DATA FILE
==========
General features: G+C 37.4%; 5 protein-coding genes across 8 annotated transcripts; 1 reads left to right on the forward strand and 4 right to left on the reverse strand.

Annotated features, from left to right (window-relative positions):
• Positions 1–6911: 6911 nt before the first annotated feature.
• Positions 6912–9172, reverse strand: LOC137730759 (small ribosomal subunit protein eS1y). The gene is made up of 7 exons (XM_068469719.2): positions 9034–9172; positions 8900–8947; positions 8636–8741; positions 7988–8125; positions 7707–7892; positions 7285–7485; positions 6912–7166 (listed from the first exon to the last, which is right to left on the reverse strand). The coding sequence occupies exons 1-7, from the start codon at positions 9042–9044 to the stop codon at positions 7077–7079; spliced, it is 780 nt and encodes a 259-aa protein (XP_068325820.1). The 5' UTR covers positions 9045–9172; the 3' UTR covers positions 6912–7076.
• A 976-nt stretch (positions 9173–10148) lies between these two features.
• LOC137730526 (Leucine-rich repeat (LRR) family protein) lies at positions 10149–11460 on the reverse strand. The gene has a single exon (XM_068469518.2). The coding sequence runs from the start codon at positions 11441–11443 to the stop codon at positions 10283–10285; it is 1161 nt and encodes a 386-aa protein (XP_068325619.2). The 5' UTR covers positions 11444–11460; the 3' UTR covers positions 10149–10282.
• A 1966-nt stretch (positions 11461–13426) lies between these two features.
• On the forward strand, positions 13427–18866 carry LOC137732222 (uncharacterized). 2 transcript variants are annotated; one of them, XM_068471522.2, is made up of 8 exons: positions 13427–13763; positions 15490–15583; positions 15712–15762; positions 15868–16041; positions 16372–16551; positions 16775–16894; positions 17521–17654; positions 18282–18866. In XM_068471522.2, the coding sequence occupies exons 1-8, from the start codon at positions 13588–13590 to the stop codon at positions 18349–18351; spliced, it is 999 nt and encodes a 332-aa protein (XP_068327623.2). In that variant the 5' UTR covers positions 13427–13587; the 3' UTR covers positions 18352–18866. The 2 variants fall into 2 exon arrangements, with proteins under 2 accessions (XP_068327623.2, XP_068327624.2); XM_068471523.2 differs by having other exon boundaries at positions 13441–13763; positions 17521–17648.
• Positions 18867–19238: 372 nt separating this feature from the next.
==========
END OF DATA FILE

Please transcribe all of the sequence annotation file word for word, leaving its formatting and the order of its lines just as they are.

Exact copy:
General features: G+C 37.4%; 5 protein-coding genes across 8 annotated transcripts; 1 reads left to right on the forward strand and 4 right to left on the reverse strand.

Annotated features, from left to right (window-relative positions):
• Positions 1–6911: 6911 nt before the first annotated feature.
• Positions 6912–9172, reverse strand: LOC137730759 (small ribosomal subunit protein eS1y). The gene is made up of 7 exons (XM_068469719.2): positions 9034–9172; positions 8900–8947; positions 8636–8741; positions 7988–8125; positions 7707–7892; positions 7285–7485; positions 6912–7166 (listed from the first exon to the last, which is right to left on the reverse strand). The coding sequence occupies exons 1-7, from the start codon at positions 9042–9044 to the stop codon at positions 7077–7079; spliced, it is 780 nt and encodes a 259-aa protein (XP_068325820.1). The 5' UTR covers positions 9045–9172; the 3' UTR covers positions 6912–7076.
• A 976-nt stretch (positions 9173–10148) lies between these two features.
• LOC137730526 (Leucine-rich repeat (LRR) family protein) lies at positions 10149–11460 on the reverse strand. The gene has a single exon (XM_068469518.2). The coding sequence runs from the start codon at positions 11441–11443 to the stop codon at positions 10283–10285; it is 1161 nt and encodes a 386-aa protein (XP_068325619.2). The 5' UTR covers positions 11444–11460; the 3' UTR covers positions 10149–10282.
• A 1966-nt stretch (positions 11461–13426) lies between these two features.
• On the forward strand, positions 13427–18866 carry LOC137732222 (uncharacterized). 2 transcript variants are annotated; one of them, XM_068471522.2, is made up of 8 exons: positions 13427–13763; positions 15490–15583; positions 15712–15762; positions 15868–16041; positions 16372–16551; positions 16775–16894; positions 17521–17654; positions 18282–18866. In XM_068471522.2, the coding sequence occupies exons 1-8, from the start codon at positions 13588–13590 to the stop codon at positions 18349–18351; spliced, it is 999 nt and encodes a 332-aa protein (XP_068327623.2). In that variant the 5' UTR covers positions 13427–13587; the 3' UTR covers positions 18352–18866. The 2 variants fall into 2 exon arrangements, with proteins under 2 accessions (XP_068327623.2, XP_068327624.2); XM_068471523.2 differs by having other exon boundaries at positions 13441–13763; positions 17521–17648.
• Positions 18867–19238: 372 nt separating this feature from the next.